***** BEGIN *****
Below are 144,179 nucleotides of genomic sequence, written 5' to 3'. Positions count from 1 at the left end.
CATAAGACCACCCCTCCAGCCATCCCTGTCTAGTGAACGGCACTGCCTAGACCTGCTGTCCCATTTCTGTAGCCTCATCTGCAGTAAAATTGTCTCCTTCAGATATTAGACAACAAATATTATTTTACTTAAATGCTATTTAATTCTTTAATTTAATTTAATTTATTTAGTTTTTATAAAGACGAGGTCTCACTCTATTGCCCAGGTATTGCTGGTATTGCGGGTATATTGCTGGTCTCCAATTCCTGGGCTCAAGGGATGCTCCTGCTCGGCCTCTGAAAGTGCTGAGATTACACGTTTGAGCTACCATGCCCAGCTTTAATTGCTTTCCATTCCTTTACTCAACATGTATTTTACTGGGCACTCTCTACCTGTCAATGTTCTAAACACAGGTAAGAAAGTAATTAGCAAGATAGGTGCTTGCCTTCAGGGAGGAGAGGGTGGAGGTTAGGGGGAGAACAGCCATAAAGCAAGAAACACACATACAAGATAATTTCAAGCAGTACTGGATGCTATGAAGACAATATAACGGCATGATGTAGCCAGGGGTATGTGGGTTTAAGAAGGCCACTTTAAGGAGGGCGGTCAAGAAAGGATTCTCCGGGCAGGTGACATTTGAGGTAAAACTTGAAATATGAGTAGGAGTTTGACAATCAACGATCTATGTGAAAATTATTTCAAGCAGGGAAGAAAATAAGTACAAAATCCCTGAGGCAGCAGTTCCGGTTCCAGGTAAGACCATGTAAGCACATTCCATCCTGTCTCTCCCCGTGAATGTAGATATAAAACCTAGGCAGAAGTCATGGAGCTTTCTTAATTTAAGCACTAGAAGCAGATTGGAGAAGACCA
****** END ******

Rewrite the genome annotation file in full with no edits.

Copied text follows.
Below are 144,179 nucleotides of genomic sequence, written 5' to 3'. Positions count from 1 at the left end.
CATAAGACCACCCCTCCAGCCATCCCTGTCTAGTGAACGGCACTGCCTAGACCTGCTGTCCCATTTCTGTAGCCTCATCTGCAGTAAAATTGTCTCCTTCAGATATTAGACAACAAATATTATTTTACTTAAATGCTATTTAATTCTTTAATTTAATTTAATTTATTTAGTTTTTATAAAGACGAGGTCTCACTCTATTGCCCAGGTATTGCTGGTATTGCGGGTATATTGCTGGTCTCCAATTCCTGGGCTCAAGGGATGCTCCTGCTCGGCCTCTGAAAGTGCTGAGATTACACGTTTGAGCTACCATGCCCAGCTTTAATTGCTTTCCATTCCTTTACTCAACATGTATTTTACTGGGCACTCTCTACCTGTCAATGTTCTAAACACAGGTAAGAAAGTAATTAGCAAGATAGGTGCTTGCCTTCAGGGAGGAGAGGGTGGAGGTTAGGGGGAGAACAGCCATAAAGCAAGAAACACACATACAAGATAATTTCAAGCAGTACTGGATGCTATGAAGACAATATAACGGCATGATGTAGCCAGGGGTATGTGGGTTTAAGAAGGCCACTTTAAGGAGGGCGGTCAAGAAAGGATTCTCCGGGCAGGTGACATTTGAGGTAAAACTTGAAATATGAGTAGGAGTTTGACAATCAACGATCTATGTGAAAATTATTTCAAGCAGGGAAGAAAATAAGTACAAAATCCCTGAGGCAGCAGTTCCGGTTCCAGGTAAGACCATGTAAGCACATTCCATCCTGTCTCTCCCCGTGAATGTAGATATAAAACCTAGGCAGAAGTCATGGAGCTTTCTTAATTTAAGCACTAGAAGCAGATTGGAGAAGACCA